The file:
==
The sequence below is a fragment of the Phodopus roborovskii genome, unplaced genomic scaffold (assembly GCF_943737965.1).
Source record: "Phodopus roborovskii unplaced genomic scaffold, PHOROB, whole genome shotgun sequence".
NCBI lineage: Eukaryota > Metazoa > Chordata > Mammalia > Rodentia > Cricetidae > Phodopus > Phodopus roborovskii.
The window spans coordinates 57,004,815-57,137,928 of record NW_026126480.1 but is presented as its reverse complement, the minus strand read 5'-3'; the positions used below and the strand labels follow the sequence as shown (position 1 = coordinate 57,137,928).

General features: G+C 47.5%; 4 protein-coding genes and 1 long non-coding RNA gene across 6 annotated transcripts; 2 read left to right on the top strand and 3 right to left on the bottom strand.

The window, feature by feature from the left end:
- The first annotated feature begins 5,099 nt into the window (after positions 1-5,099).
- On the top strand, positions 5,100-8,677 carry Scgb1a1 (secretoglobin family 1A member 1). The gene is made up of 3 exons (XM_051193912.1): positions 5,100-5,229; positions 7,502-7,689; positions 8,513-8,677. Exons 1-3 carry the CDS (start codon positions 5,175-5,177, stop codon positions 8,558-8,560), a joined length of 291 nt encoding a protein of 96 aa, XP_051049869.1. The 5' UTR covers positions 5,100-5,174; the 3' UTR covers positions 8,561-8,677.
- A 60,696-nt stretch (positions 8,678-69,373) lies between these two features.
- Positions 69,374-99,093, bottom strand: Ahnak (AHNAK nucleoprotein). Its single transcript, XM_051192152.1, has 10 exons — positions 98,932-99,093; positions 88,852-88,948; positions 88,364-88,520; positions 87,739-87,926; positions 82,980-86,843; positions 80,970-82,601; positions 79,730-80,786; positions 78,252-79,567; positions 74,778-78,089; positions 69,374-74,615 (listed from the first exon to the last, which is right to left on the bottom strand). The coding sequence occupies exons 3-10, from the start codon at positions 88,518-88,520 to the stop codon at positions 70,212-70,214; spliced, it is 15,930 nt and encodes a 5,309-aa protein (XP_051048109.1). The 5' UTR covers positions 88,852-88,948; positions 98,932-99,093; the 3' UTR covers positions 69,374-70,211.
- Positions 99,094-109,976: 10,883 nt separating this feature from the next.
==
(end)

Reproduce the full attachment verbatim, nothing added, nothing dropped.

The sequence below is a fragment of the Phodopus roborovskii genome, unplaced genomic scaffold (assembly GCF_943737965.1).
Source record: "Phodopus roborovskii unplaced genomic scaffold, PHOROB, whole genome shotgun sequence".
NCBI lineage: Eukaryota > Metazoa > Chordata > Mammalia > Rodentia > Cricetidae > Phodopus > Phodopus roborovskii.
The window spans coordinates 57,004,815-57,137,928 of record NW_026126480.1 but is presented as its reverse complement, the minus strand read 5'-3'; the positions used below and the strand labels follow the sequence as shown (position 1 = coordinate 57,137,928).

General features: G+C 47.5%; 4 protein-coding genes and 1 long non-coding RNA gene across 6 annotated transcripts; 2 read left to right on the top strand and 3 right to left on the bottom strand.

The window, feature by feature from the left end:
- The first annotated feature begins 5,099 nt into the window (after positions 1-5,099).
- On the top strand, positions 5,100-8,677 carry Scgb1a1 (secretoglobin family 1A member 1). The gene is made up of 3 exons (XM_051193912.1): positions 5,100-5,229; positions 7,502-7,689; positions 8,513-8,677. Exons 1-3 carry the CDS (start codon positions 5,175-5,177, stop codon positions 8,558-8,560), a joined length of 291 nt encoding a protein of 96 aa, XP_051049869.1. The 5' UTR covers positions 5,100-5,174; the 3' UTR covers positions 8,561-8,677.
- A 60,696-nt stretch (positions 8,678-69,373) lies between these two features.
- Positions 69,374-99,093, bottom strand: Ahnak (AHNAK nucleoprotein). Its single transcript, XM_051192152.1, has 10 exons — positions 98,932-99,093; positions 88,852-88,948; positions 88,364-88,520; positions 87,739-87,926; positions 82,980-86,843; positions 80,970-82,601; positions 79,730-80,786; positions 78,252-79,567; positions 74,778-78,089; positions 69,374-74,615 (listed from the first exon to the last, which is right to left on the bottom strand). The coding sequence occupies exons 3-10, from the start codon at positions 88,518-88,520 to the stop codon at positions 70,212-70,214; spliced, it is 15,930 nt and encodes a 5,309-aa protein (XP_051048109.1). The 5' UTR covers positions 88,852-88,948; positions 98,932-99,093; the 3' UTR covers positions 69,374-70,211.
- Positions 99,094-109,976: 10,883 nt separating this feature from the next.